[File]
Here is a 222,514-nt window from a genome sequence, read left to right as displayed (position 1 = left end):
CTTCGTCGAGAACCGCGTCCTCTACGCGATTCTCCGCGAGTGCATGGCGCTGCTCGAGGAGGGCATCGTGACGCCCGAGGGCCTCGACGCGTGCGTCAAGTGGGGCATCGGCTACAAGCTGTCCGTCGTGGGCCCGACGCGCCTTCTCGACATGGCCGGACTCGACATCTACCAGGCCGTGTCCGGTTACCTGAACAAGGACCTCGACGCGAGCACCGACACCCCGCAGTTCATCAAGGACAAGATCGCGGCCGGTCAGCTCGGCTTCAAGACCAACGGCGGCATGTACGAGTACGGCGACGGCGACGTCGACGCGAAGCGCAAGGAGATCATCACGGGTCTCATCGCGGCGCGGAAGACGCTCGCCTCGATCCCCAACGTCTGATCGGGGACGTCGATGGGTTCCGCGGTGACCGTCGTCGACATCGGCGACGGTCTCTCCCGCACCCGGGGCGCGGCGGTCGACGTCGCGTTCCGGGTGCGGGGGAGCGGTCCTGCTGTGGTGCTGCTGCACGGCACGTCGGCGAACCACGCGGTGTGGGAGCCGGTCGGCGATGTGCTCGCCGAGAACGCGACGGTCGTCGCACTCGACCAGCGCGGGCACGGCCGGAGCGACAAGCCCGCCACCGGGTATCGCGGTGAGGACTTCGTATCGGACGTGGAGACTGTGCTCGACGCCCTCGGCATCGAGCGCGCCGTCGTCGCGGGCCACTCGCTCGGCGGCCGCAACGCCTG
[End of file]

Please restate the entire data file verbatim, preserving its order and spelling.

Here is a 222,514-nt window from a genome sequence, read left to right as displayed (position 1 = left end):
CTTCGTCGAGAACCGCGTCCTCTACGCGATTCTCCGCGAGTGCATGGCGCTGCTCGAGGAGGGCATCGTGACGCCCGAGGGCCTCGACGCGTGCGTCAAGTGGGGCATCGGCTACAAGCTGTCCGTCGTGGGCCCGACGCGCCTTCTCGACATGGCCGGACTCGACATCTACCAGGCCGTGTCCGGTTACCTGAACAAGGACCTCGACGCGAGCACCGACACCCCGCAGTTCATCAAGGACAAGATCGCGGCCGGTCAGCTCGGCTTCAAGACCAACGGCGGCATGTACGAGTACGGCGACGGCGACGTCGACGCGAAGCGCAAGGAGATCATCACGGGTCTCATCGCGGCGCGGAAGACGCTCGCCTCGATCCCCAACGTCTGATCGGGGACGTCGATGGGTTCCGCGGTGACCGTCGTCGACATCGGCGACGGTCTCTCCCGCACCCGGGGCGCGGCGGTCGACGTCGCGTTCCGGGTGCGGGGGAGCGGTCCTGCTGTGGTGCTGCTGCACGGCACGTCGGCGAACCACGCGGTGTGGGAGCCGGTCGGCGATGTGCTCGCCGAGAACGCGACGGTCGTCGCACTCGACCAGCGCGGGCACGGCCGGAGCGACAAGCCCGCCACCGGGTATCGCGGTGAGGACTTCGTATCGGACGTGGAGACTGTGCTCGACGCCCTCGGCATCGAGCGCGCCGTCGTCGCGGGCCACTCGCTCGGCGGCCGCAACGCCTG